Baltimore City Councilman Nick J. Mosby dropped out of the mayor's race Wednesday and threw his support behind state Sen. Catherine E. Pugh, a move political observers say could be enough to push her to victory in two weeks.
Baltimore City Councilman Nick J. Mosby dropped out of the mayor's race Wednesday and threw his support behind state Sen. Catherine E. Pugh, a move political observers say could be enough to push her to victory in this month's election.
Mosby said he wanted to help unite the city behind Pugh, who he said is best positioned to connect Baltimore to state and federal resources.
"This race was never about me," said Mosby, 37. "It was really about moving our city forward and not backward. More than ever, folks need to come together, and push the city in the right direction. I made this decision because I love my city and my community."
His campaign failed to gain traction, his support slipping to 5 percent in a poll for The Baltimore Sun and the University of Baltimore released last week. Pugh, meanwhile, led the field with 31 percent.
Mosby said he has not decided what is next for him when his term on the council ends in December, and both he and Pugh denied that they or their campaign teams have discussed how she might help Mosby's political career in the future.
Pugh, 66, said she is grateful for Mosby's backing.
"He certainly has a following across the city," she said. "He is a young man with a lot of great ideas, and some of those ideas we would be interested in. We will certainly have conversations with Nick."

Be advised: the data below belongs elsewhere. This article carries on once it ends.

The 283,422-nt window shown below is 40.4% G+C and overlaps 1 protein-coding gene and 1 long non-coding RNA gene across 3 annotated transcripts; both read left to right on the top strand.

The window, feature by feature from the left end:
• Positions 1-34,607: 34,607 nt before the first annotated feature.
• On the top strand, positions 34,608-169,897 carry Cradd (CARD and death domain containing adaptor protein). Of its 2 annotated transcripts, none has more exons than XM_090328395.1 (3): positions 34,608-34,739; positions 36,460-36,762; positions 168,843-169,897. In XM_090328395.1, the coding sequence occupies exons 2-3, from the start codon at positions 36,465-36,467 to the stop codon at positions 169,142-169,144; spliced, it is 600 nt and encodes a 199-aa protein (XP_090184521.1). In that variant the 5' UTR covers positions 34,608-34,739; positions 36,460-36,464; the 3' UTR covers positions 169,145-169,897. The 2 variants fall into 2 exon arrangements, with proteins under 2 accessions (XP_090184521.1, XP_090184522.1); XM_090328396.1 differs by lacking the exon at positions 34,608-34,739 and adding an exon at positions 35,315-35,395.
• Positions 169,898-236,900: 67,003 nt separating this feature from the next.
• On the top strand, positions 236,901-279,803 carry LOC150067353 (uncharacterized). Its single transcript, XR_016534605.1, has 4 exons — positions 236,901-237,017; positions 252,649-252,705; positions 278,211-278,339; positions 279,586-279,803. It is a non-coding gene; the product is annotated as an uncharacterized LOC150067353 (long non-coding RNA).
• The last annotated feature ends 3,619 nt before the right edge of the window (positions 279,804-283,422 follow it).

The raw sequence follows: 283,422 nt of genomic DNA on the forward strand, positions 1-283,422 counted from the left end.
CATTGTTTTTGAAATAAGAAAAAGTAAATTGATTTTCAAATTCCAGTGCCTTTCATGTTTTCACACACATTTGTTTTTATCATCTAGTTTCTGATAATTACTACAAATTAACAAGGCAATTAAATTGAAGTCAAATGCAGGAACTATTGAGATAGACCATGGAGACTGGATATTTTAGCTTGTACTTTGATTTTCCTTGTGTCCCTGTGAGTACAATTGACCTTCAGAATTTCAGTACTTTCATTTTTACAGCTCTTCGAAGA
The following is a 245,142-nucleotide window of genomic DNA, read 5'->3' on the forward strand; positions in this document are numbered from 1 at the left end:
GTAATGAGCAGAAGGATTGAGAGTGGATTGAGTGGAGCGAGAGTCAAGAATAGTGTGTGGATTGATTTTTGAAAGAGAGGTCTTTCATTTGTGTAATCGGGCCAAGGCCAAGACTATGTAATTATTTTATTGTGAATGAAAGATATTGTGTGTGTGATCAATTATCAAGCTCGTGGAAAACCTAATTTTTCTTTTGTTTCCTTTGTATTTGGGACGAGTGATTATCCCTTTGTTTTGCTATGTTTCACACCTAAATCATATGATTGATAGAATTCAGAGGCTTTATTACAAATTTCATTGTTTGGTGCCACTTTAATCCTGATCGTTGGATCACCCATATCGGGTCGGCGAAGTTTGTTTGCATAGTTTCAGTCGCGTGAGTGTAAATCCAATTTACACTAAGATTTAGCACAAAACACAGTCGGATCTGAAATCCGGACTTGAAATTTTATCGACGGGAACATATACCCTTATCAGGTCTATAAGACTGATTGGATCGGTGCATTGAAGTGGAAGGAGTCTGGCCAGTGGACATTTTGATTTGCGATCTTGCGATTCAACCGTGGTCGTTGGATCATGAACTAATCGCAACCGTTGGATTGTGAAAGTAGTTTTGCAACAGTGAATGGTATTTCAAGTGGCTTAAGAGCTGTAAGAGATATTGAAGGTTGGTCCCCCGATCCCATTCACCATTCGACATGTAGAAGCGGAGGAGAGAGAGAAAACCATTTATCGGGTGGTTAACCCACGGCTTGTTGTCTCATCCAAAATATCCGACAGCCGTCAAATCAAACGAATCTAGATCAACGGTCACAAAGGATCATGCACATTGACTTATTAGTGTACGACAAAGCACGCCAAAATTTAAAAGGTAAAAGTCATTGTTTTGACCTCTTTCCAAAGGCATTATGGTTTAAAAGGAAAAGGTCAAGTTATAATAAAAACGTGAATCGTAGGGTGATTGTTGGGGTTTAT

His endorsement was one of several Pugh picked up Wednesday from high-profile figures. The Rev. Jamal H. Bryant, former NAACP president Benjamin Jealous and attorney William H. "Billy" Murphy all announced their support for her.
She received the backing of the popular Rep. Elijah E. Cummings earlier in the week.
Todd Eberly, a St. Mary's College political science professor who follows Baltimore politics, said Mosby's support could be just enough of a boost for her to win the April 26 Democratic primary, given the crowded race and the tight contest between Pugh and former Mayor Sheila Dixon.
"His support was relatively low, but with this many people in the race, 1 or 2 percentage points could make a difference," Eberly said.
Early voting in the election begins Thursday. For decades in Baltimore, the winner of the Democratic primary has gone on to become mayor.
Steve Raabe, president of OpinionWorks, the Annapolis-based firm that conducted The Sun's poll, said the survey showed Mosby's supporters split almost evenly between Pugh and Dixon as their second choice. But he expects that Mosby's endorsement of Pugh will sway many of them in her direction.
Most importantly, Raabe said, Mosby's exit from the race creates an impression of the city's support uniting behind Pugh.
"You have a coalescing, and a sense of who the most viable candidate is," Raabe said.
Dixon had support from 25 percent likely voters in the recent poll. Lawyer Elizabeth Embry polled third at 9 percent, businessman David Warnock got 7 percent and Councilman Carl Stokes 5 percent
Dixon's campaign spokeswoman, Martha McKenna, said Mosby's departure should help the former mayor pick up support in Mosby's West Baltimore City Council district. McKenna said as Dixon talked to voters in the 7th District, some wanted to support Mosby out of loyalty to their elected council representative.
Embry said she's the best choice for voters who want to see a change in the city when it comes to public safety and public trust.
"His dropping out and joining the Pugh team is a surprising reversal to the entrenched politics of the past, and I don't think it will work," Embry said in a statement. "Voters are tired of the status quoand are looking for new leadership."